Ø Ajuste de equipos y reparación o reemplazo de piezas, componentes o sistemas defectuosos utilizando herramientas manuales
Ø Prueba de equipos reparados para un rendimiento adecuado y para garantizar que el trabajo cumpla con las especificaciones de los fabricantes
Ø Limpiar, lubricar y realizar otros trabajos de mantenimiento de rutina en el equipo
Ø Cualquier otra tarea relacionada

El trabajo es físicamente exigente e implica levantar objetos pesados. Los mecánicos de servicio pesado a menudo trabajan con grasa, aceite, suciedad y combustible diesel, y están expuestos a humos y ruido.



For more information about the benefits, wages, and location. Please register in the link below:




15 Must-Have Tools for International Students in Canada

September 25, 2019, | by Fazreen Razeek
Source: WES
Canada is a top study abroad destination for international students. The North American country is recognized for its top-notch quality of education. It is home to internationally acclaimed universities, including the University of Toronto, University of Alberta, and the University of British Columbia.
Although studying abroad is an exciting opportunity, it is also common for students to feel overwhelmed. It can be challenging to simultaneously sort out your student visa documents while finding housing accommodations, selecting your classes, and learning how to pay for your education in Canada.
For this reason, we have prepared a list of must-have tools for international students. The suggestions listed below can help you manage your workload and adjust to your new environment quickly. Then, you will simply have to focus on your studies and the future that awaits you in Canada!

Studying Tools

When you think about “learning tools,” you might picture something old-fashioned, like a textbook or a calculator. However, a learning tool can also be a free mobile app that reinforces your communication skills, encourages you to study successfully, or helps you find correct answers while you are completing coursework.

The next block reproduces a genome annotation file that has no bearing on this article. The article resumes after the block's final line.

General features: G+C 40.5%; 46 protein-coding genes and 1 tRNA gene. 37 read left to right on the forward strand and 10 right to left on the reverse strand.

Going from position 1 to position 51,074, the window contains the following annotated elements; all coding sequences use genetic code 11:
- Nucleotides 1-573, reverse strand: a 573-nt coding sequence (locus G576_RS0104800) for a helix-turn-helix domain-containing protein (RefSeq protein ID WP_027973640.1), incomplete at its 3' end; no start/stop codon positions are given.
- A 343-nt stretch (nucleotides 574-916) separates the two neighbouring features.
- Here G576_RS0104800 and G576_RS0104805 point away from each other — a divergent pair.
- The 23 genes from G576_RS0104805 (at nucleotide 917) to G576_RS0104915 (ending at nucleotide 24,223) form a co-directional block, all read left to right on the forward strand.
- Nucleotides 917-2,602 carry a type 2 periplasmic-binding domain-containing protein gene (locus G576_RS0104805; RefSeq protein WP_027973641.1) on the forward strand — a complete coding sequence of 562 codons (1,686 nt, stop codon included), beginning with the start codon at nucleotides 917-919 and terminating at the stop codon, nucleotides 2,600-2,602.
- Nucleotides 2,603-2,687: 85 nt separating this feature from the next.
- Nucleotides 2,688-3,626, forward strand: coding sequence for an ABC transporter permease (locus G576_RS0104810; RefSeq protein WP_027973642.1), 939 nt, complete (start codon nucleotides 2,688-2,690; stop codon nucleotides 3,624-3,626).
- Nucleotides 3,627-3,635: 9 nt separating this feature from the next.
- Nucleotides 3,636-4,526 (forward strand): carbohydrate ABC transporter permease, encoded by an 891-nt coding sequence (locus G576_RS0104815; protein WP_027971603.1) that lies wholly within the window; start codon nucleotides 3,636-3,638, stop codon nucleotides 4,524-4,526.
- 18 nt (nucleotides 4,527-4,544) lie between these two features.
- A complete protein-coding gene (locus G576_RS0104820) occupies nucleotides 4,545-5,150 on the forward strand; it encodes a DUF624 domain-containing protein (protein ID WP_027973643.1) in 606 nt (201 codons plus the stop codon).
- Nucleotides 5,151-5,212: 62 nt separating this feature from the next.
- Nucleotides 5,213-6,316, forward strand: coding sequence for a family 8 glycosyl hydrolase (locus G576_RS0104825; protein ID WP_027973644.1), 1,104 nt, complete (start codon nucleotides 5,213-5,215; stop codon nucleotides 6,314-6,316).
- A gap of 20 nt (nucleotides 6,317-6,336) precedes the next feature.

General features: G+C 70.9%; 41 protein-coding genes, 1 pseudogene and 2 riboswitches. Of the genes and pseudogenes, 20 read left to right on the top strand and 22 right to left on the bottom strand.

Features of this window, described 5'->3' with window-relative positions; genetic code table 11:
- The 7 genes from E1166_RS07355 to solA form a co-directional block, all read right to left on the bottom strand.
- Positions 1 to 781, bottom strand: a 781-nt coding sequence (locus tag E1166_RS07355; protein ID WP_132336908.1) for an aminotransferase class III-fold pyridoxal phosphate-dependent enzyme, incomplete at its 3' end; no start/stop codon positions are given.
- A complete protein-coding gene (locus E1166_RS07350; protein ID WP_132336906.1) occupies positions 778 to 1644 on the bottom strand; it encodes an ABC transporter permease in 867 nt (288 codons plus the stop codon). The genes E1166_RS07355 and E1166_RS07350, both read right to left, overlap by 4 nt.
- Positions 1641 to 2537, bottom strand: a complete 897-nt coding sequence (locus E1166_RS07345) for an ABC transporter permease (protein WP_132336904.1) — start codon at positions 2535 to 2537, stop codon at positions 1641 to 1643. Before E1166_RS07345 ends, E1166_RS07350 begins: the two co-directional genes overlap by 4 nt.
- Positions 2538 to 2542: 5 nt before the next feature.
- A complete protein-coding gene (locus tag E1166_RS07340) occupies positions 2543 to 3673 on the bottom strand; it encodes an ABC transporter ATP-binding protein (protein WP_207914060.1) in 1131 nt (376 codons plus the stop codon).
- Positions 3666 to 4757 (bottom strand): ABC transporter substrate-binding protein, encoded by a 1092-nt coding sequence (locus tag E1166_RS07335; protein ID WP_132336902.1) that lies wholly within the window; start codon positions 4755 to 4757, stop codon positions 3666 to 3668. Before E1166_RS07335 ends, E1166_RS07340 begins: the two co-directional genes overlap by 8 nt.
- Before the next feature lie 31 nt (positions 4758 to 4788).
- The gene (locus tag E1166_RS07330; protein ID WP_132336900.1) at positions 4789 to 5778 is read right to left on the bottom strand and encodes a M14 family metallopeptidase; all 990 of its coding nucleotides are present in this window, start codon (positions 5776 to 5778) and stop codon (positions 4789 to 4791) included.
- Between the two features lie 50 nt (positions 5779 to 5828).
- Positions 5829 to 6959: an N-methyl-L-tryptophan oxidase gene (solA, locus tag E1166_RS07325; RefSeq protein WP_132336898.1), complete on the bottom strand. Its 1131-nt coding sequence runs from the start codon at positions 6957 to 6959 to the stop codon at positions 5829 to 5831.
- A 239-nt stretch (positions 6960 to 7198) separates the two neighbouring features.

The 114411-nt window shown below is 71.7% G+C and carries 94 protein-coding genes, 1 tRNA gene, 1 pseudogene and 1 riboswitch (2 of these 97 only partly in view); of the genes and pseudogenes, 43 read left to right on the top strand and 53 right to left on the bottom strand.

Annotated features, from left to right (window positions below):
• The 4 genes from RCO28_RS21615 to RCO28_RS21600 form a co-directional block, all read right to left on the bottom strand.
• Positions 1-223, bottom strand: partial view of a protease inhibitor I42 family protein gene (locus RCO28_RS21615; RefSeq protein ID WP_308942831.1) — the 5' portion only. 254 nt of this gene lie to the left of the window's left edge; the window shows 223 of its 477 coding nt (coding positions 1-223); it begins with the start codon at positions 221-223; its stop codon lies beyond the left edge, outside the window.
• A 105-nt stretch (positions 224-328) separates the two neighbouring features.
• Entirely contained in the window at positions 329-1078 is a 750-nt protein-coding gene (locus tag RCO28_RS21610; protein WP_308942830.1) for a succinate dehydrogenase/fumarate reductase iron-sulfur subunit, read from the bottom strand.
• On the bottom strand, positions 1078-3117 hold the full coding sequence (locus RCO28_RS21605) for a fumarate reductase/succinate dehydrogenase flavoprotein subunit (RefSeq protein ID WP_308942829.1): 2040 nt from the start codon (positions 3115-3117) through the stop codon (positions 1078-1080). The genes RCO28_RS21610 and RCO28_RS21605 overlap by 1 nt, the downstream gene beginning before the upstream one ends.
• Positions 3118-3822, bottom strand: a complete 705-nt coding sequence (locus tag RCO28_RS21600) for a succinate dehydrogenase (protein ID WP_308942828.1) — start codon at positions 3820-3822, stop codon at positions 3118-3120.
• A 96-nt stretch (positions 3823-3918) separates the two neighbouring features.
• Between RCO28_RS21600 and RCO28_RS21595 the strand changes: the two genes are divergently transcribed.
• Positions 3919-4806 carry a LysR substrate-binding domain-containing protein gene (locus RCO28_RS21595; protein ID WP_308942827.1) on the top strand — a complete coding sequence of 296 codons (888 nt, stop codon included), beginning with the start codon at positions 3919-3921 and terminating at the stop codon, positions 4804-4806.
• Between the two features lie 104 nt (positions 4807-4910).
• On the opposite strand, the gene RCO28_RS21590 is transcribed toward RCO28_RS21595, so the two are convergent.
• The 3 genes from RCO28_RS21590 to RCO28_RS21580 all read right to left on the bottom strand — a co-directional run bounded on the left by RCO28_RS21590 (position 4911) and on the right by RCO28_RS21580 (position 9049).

If English is not your first language, but you need to complete assignments in English, then these tools might be helpful with communicating your ideas to peers and teachers, as well. You can learn to strengthen your arguments and organize your thoughts according to your new country’s way of teaching, which might be quite different from what you were used to at home.
These are the kinds of tools that help students work through concepts while encouraging them to demonstrate their thinking, decision-making, and planning abilities.
Some learning and studying tools include:
  • Skillshare: This app connects you with individual classes that can elevate your skills in just about any subject. In particular, it can help you hone your creative abilities and enhance your presentation skills. Design skills can help you demonstrate your thought process if you feel limited by your English. Each lesson is accompanied by a small assignment that lets you test what you have learned through practical application. Skillshare is an excellent platform for building your talent in areas like animation, photography, graphic design, and more.
  • GoConqr: Everyone has a unique learning style—and your grades are certain to improve if you can identify the one that matches you best. GoConqr helps you figure out what works for you by creating your own learning resources such as slides, quizzes, flashcards, notes, and more. Additionally, this app lets you practice working with others and communicating ideas.
  • Brilliant: But what happens if your professor’s teaching style does not match your learning style? You might need to discover ways to study the lessons yourself. Brilliant is a tool that helps students learn mathematic and scientific concepts through application rather than memorization. A comprehensive understanding is the first step to expressing your intelligence to others.
  • Wolfram|Alpha: Sometimes you simply need to come up with the correct answer, quickly. Using a large database of algorithms and computational intelligence, this tool can help you solve equations in fields ranging from engineering to math.

Productivity Tools

All college students run into trouble with organization and scheduling; sometimes, there is so much going on in the classroom, at work, and in your social life that it is hard to fit everything in. It might be okay if something falls through the cracks in your social life, but you do not want a busy schedule to hurt your GPA. Thankfully, there are plenty of technological solutions to help you avoid that.
Productivity tools can help students to meet their deadlines more effectively. But there are many ways to think about productivity. For example, Google Maps is an important tool for productivity because it can store addresses and help you locate the places you need to be, with efficient directions updated in real-time. But you are probably thinking about something that sends you reminders to do your homework! So first, you should identify the areas where you need the most help.